moving account of her experience of leukemia in last week's Scottish Review was a timely reminder about consulting your doctor over troubling symptoms, especially now when illnesses other than COVID-19 have tended to be sidelined and treatment delayed. Don't assume they are unimportant or they will vanish of their own accord. They may, but they may not.
I was reminded of my Highland grandfather who died in 1952, the same year as King George VI. He was in his early 70s, a retired poultry farmer and soldier. He had worked for Lord Lovat on his Beaufort Estate in Beauly. He had been a pipe-major in the Lovat Scouts, fought in the Boer and First World wars and chauffeured his aristocratic boss at home and abroad in some of the earliest 20th-century cars. Clever and practical, family circumstances had forced him to leave school early to learn a trade. Later, like many Scots, he wanted to emigrate. Opportunities beckoned, first to an orange farm in South Africa, then to a hill sheep farm in New Zealand, but my grandmother wouldn't leave her widowed mother to go so far away.
In his retirement, he bought three conjoined cottages, each facing a different way, in Drumnadrochit near Loch Ness, where he gardened, kept bees and poultry. He and my grandmother looked after me as a toddler while my mother completed her medical studies at Aberdeen University. Although frequently admonished in my childish wanderings – 'Tut, tut. Off grandpa's borders' – I was much attached to them both.
When he first developed symptoms of the cancer that would kill him, he kept it to himself. A proud old military man, he was embarrassed to admit frailty. So he didn't seek medical help until the pain became intolerable. My mother had him taken to see a distinguished specialist in London. But it was too late. He returned to the Highlands by train to die. The irony was that, had he sought help sooner, it was a treatable cancer even then.
There's a distinct atmosphere of settled gloom pretty much everywhere at the moment as a result of this prolonged pandemic. Highly contagious, it creeps about invisibly, infiltrating like a miasma, a medieval plague in the 21st century. We moderns thought we were over such things. It more properly belongs to the dark hinterland of a Grimms' brothers fairytale or dystopian future where our achievements are mere ruins in the desert sand. Aside from potentially dire economic consequences, it severs friends and families, causes depression, disturbed sleep and savage dreams, induces agoraphobia in the housebound, kills many and leaves others with long-term health consequences for which there is as yet no cure. We pray for a vaccine as our forebears prayed for God's help. What if they can't find one? What then?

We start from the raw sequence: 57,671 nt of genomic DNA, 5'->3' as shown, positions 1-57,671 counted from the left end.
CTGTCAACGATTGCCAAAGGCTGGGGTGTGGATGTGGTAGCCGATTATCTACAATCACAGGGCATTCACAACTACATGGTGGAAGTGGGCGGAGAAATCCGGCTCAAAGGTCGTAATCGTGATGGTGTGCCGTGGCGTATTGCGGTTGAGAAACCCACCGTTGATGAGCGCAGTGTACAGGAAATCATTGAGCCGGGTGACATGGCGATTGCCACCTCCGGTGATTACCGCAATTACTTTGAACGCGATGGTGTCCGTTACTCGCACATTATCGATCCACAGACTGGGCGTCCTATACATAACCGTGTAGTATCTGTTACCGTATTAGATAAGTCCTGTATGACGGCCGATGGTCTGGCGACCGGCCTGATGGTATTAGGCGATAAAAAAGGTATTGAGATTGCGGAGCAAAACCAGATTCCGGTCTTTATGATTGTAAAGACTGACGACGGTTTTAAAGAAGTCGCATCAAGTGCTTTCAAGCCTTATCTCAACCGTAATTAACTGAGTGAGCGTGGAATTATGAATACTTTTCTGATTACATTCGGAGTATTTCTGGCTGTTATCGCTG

Its insidious, silent, asymptomatic infectiousness is scary. We fear our friends as much as our enemies, cover our faces and keep our distance. Some still don't even believe it exists. They think it's some kind of government hoax, a secret plot devised to deprive us of our independence, democratic rights and freedoms of speech. So when you can't see the danger, why not thwart the restrictions? Eat, drink and be merry, for tomorrow, with any luck, we'll mostly still be here.
I've spent the past two or three months following a couple of online novel writing courses, run by a London-based literary agency, Curtis Brown Creative. I published a collection of short fiction in the autumn of last year and then followed a new course in writing short stories CBC were offering. I felt comfortable writing short stories, but unless you're an established name or have a strongly topical theme, they're not exactly money-spinners. I had a novel-length story that had been through several drafts over a number of years, which I had put away. Was there any life left in it? CBC run three six-week long online courses for aspiring novelists: 'Starting to Write Your Novel', 'Writing to the End of Your Novel' and 'Edit and Pitch Your Novel'. I wasn't ready for the third of these, but I reckoned I had nothing to lose by signing up for the first two.
I enjoyed the experience. I wish such courses had been available when I was much younger. I'm too long in the tooth for them to be much use to me now. But hey ho, nothing ventured. I knew a lot already about techniques of fiction writing. I've been to classes, read a score of books. Applying them is the difficulty. Applying them over the length of a novel is even more challenging. Avoiding the twin dangers of overwriting and banality. Show, don't tell. Cut to the chase, ramp up the pace, pile on the jeopardy for your protagonist and make any dialogue you write sound authentic, which, paradoxically, is not the same as writing dialogue the way real life dialogue actually sounds.
Computing has made the graft of writing so much easier. I remember manual typewriting, first on an old Bluebird Ace one of my aunts gave me, which had seen her through the Blitz in her central London flat. Then a neat little aqua-coloured Olivetti I bought in London when I worked there briefly in the early 1970s. But oh the faff of carbon copies, applying Tippex and Snopake, sourcing and inserting new ribbons. Then came the short-lived Amstrad. I had two of those.
Meanwhile, the umpteenth novel revamp continues apace.